His expedition left Tahiti and sailed westward to southern Samoa and the New Hebrides, then on sighting Espiritu Santo turned west still looking for the Southern Continent. On 4 June he almost ran into heavy breakers and had to change course to the north and east. He had almost found the Great Barrier Reef. He sailed through what is now known as the Solomon Islands but, because of the hostility of the people there, avoided landing. He named Bougainville Island for himself. The expedition was attacked by people from New Ireland so the French expedition made for the Moluccas. At Batavia, they received news of Wallis and Carteret who had preceded Bougainville in discovering Tahiti.

Return to France

Bougainville - Traité du calcul intégral, 1754 - 162404
Traité du calcul intégral, 1754

On 16 March 1769 the expedition completed its circumnavigation and arrived at St Malo. It had lost only seven of its 340 men, an extremely low level of casualties. This result was considered a credit to the enlightened management of the expedition by Bougainville.[5]

Bougainville brought Ahutoru back to France, the first Tahitian to sail aboard a European vessel. In France, Bougainville introduced the Tahitian to high society, including introducing him to the King and Queen at Versailles. Bougainville also underwrote part of the costs for Ahutoru's return to Tahiti after a two-year absence. Unfortunately, Ahutoru died en route of smallpox in Oct. 1771.[5]:122–123

Voyage autour du monde

Bougainville Voyage around the World 1772
Cover page of the English edition of Bougainville's travelogue (1772).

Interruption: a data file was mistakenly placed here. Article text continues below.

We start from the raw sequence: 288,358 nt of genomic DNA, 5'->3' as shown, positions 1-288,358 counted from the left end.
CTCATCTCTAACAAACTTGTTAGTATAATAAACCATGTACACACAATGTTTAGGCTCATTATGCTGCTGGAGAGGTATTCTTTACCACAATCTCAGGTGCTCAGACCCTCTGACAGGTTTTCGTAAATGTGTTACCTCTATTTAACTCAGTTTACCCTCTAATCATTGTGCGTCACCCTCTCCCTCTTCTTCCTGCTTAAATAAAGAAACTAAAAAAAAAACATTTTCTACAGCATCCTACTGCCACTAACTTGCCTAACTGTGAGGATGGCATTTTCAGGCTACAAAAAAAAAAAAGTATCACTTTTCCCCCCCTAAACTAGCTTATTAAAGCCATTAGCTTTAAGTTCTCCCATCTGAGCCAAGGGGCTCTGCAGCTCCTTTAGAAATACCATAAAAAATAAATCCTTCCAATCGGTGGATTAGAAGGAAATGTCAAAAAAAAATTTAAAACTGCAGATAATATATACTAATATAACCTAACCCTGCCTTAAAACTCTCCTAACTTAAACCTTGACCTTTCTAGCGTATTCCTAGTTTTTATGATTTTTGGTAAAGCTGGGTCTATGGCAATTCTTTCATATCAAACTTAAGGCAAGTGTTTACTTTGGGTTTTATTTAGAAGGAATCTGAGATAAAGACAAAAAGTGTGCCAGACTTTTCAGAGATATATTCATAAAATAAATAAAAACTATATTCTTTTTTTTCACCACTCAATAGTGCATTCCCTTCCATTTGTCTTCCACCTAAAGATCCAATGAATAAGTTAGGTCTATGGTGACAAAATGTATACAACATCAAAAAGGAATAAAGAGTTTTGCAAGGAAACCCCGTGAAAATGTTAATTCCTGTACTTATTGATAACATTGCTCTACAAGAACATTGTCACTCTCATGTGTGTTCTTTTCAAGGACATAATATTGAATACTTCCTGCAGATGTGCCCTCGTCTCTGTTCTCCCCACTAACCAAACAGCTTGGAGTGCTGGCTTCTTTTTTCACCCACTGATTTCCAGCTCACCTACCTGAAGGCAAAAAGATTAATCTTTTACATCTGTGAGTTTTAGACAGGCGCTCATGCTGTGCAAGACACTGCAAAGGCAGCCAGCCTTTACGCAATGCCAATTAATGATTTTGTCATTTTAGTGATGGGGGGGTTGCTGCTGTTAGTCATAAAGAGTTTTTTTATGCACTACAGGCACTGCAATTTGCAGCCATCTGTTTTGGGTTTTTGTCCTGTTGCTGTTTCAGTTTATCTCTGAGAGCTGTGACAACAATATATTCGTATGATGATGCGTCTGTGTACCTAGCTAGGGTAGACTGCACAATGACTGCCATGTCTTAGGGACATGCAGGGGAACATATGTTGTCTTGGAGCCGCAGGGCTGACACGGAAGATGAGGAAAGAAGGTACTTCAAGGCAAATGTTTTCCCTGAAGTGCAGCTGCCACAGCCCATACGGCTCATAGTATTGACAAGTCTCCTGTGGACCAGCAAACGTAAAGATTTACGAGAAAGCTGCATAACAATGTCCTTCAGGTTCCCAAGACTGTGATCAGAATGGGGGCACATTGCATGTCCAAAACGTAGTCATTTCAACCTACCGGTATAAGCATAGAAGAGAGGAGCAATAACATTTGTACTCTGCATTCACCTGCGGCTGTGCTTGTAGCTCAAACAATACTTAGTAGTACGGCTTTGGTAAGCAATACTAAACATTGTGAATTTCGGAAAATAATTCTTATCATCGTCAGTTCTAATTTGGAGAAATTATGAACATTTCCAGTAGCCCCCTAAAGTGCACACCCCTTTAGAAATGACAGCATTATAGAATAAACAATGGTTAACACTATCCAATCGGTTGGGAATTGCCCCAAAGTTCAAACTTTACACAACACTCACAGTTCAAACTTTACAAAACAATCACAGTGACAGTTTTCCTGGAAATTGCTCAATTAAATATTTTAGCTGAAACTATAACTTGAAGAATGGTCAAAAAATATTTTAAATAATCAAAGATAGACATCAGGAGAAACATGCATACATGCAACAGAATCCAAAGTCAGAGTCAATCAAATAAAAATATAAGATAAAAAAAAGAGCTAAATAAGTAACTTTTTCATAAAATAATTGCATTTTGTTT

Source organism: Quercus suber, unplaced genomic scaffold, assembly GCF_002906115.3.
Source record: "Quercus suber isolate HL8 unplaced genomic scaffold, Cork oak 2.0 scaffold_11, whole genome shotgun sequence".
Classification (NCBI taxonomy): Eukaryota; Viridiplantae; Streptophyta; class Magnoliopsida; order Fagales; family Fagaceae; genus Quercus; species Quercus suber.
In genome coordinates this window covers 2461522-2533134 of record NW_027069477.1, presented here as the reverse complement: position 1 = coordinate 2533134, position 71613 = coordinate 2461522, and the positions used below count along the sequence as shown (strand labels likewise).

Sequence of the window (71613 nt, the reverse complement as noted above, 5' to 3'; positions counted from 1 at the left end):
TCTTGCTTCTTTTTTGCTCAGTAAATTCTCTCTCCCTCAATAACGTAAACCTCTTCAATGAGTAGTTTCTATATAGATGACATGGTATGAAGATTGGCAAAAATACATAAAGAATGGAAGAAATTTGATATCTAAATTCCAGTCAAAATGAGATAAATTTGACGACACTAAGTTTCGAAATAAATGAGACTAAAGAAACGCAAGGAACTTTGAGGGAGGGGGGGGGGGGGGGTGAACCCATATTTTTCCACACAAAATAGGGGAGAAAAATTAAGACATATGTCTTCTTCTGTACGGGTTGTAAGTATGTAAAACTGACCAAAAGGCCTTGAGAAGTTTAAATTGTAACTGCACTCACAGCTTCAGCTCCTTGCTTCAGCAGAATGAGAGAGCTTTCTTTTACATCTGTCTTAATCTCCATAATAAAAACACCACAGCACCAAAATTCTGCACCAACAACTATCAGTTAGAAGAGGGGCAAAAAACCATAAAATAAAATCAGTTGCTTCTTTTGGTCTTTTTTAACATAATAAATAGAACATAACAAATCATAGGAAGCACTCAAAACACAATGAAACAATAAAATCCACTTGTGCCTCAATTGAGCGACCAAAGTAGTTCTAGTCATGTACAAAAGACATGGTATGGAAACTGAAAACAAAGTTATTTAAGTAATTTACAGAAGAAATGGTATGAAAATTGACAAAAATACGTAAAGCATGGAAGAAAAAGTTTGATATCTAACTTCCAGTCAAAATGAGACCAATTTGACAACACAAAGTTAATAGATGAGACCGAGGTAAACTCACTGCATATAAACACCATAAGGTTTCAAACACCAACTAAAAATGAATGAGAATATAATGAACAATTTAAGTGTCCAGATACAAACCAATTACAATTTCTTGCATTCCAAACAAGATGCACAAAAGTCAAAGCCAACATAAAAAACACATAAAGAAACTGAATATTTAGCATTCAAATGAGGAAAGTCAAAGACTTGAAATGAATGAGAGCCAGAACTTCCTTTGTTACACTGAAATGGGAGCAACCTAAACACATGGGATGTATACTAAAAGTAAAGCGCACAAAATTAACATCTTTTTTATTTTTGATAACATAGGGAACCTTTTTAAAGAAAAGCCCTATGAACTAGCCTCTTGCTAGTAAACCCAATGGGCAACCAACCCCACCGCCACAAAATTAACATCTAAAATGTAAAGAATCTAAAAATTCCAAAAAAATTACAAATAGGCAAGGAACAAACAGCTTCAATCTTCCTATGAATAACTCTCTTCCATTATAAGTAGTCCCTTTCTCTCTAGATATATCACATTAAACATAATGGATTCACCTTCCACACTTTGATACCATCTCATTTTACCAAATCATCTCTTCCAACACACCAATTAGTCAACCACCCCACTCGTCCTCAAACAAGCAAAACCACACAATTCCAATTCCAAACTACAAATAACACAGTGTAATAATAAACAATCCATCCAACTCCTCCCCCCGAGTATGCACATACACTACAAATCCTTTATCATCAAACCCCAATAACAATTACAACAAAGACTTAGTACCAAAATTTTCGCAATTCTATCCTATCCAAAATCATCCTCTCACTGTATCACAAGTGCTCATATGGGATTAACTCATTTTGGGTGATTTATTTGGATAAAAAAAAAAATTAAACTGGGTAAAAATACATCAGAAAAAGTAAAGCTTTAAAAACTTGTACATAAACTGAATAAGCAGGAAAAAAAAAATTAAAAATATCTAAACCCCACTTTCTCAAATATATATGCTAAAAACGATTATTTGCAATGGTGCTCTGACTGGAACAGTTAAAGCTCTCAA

In 1771, Bougainville published his travel log from the expedition under the title Le voyage autour du monde, par la frégate La Boudeuse, et la flûte L'Étoile (a.k.a. Voyage autour du monde and A Voyage Around the World). The book describes the geography, biology and anthropology of Argentina (then a Spanish colony), Patagonia, Tahiti and Indonesia (then a Dutch colony). The book was a sensation, especially the description of Tahitian society. Bougainville described it as an earthly paradise where men and women lived in blissful innocence, far from the corruption of civilisation.

Bougainville's descriptions powerfully expressed the concept of the noble savage, influencing the utopian thoughts of philosophers such as Jean-Jacques Rousseau before the advent of the French Revolution. Denis Diderot's book Supplément au voyage de Bougainville retells the story of Bougainville's landing on Tahiti, narrated by an anonymous reader to one of his friends. Diderot used his fictional approach, including a description of the Tahitians as noble savages, to criticise Western ways of living and thinking.[5]:117,121

American Revolutionary War

After an interval of several years, Bougainville again accepted a naval command and saw much active service between 1779 and 1782 during the American Revolutionary War, when France was as an ally of the rebels. He played a crucial part in the French victory at the Battle of the Chesapeake, which led to the eventual defeat of Great Britain.

Battle of the Saintes

In the memorable engagement of the Battle of the Saintes, in which Admiral George Rodney defeated the Comte de Grasse, Bougainville, who commanded the Auguste, succeeded in rallying eight ships of his own division, and bringing them safely into Saint Eustace. He was promoted to chef d'escadre. When he re-entered the army, he was commissioned as maréchal de camp.

After the peace of 1783, Bougainville returned to Paris. He obtained the place of associate of the Academy. He proposed a voyage of discovery to the North Pole but did not gain the support of the French government.

Promotion and retirement

In 1787, he became a member of the French Academy of Sciences. He obtained the rank of vice-admiral in 1791.

In 1794, having escaped from the Reign of Terror, he retired to his estate in Normandy. Returning to Paris, he was one of the founding members of the Bureau des Longitudes. In 1799, the Consul Napoleon made him a senator. He died in Paris on 31 August 1811.

Legacy and honours

Tomb of Bougainville at the Pantheon

Tomb of Louis Antoine de Bougainville, at the Panthéon.

Hyacinthe de Bougainville

Hyacinthe de Bougainville, also a sailor and circumnavigator, was the son of Louis Antoine de Bougainville.

Bougainville-IMG 8774-black